Death Valley vandal topples historic structure towing vehicle out of mud – can you help identify them?

A wooden structure is toppled over on flat white ground. Dark mountains are in the background. Saline Valley Salt Tram tower on the ground
The National Park Service believes the tower was pulled down in April (Image credit: NPS)

Park officials in Death Valley National Park are seeking the public's help in identifying the person they believed toppled a historic structure while towing their vehicle out of the mud.

In a news release yesterday, the NPS reports that the 113-year-old Saline Valley Salt Tram tower – one of four within the park – appears to have been felled sometime between April 1 and 27. Evidence at the scene reveals that a vehicle drove "a short distance of the legal roadway" before becoming stuck in muddy conditions caused by flooding last year, which created a temporary lake in the desert terrain, and closed sections of the park. 

Officials believe the driver attached a winch to the tower to extract their vehicle, knocking it down in the process. They then left the scene without reporting the damage.

“I have hiked along sections of this tramway, and am amazed by the tenacity it took to build,” says Superintendent Mike Reynolds. “I hope the person responsible for this damage will contact us so we can discuss restitution.”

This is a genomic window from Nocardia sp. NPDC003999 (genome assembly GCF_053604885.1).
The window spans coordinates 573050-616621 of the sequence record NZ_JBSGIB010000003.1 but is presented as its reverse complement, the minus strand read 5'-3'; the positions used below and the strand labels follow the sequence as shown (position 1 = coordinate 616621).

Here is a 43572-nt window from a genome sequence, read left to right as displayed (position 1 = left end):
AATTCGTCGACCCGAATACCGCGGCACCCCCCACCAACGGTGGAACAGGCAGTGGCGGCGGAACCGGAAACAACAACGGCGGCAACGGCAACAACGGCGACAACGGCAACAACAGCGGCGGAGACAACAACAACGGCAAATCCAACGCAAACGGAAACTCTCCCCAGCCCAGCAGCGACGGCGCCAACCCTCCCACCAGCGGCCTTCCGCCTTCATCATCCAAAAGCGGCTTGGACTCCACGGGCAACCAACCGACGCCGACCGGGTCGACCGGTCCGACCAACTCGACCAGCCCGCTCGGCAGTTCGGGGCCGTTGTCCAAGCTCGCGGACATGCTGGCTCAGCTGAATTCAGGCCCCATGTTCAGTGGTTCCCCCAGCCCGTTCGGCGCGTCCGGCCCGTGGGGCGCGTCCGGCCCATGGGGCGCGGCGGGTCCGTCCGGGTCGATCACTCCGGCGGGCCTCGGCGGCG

The 13-mile aerial tram is listed on the National Register of Historic Places. It was constructed by the Saline Valley Salt Company to transport salt to Owens Valley and opened in 1911, It climbed over 7,000 vertical feet at steep vertical grades up to 40 degrees, according to the NPS.

Park rangers ask that anyone with information on this incident contact the NPS-wide tip line at 888-653-0009 or  

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Julia Clarke

Julia Clarke is a staff writer for and the author of the book Restorative Yoga for Beginners. She loves to explore mountains on foot, bike, skis and belay and then recover on the the yoga mat. Julia graduated with a degree in journalism in 2004 and spent eight years working as a radio presenter in Kansas City, Vermont, Boston and New York City before discovering the joys of the Rocky Mountains. She then detoured west to Colorado and enjoyed 11 years teaching yoga in Vail before returning to her hometown of Glasgow, Scotland in 2020 to focus on family and writing.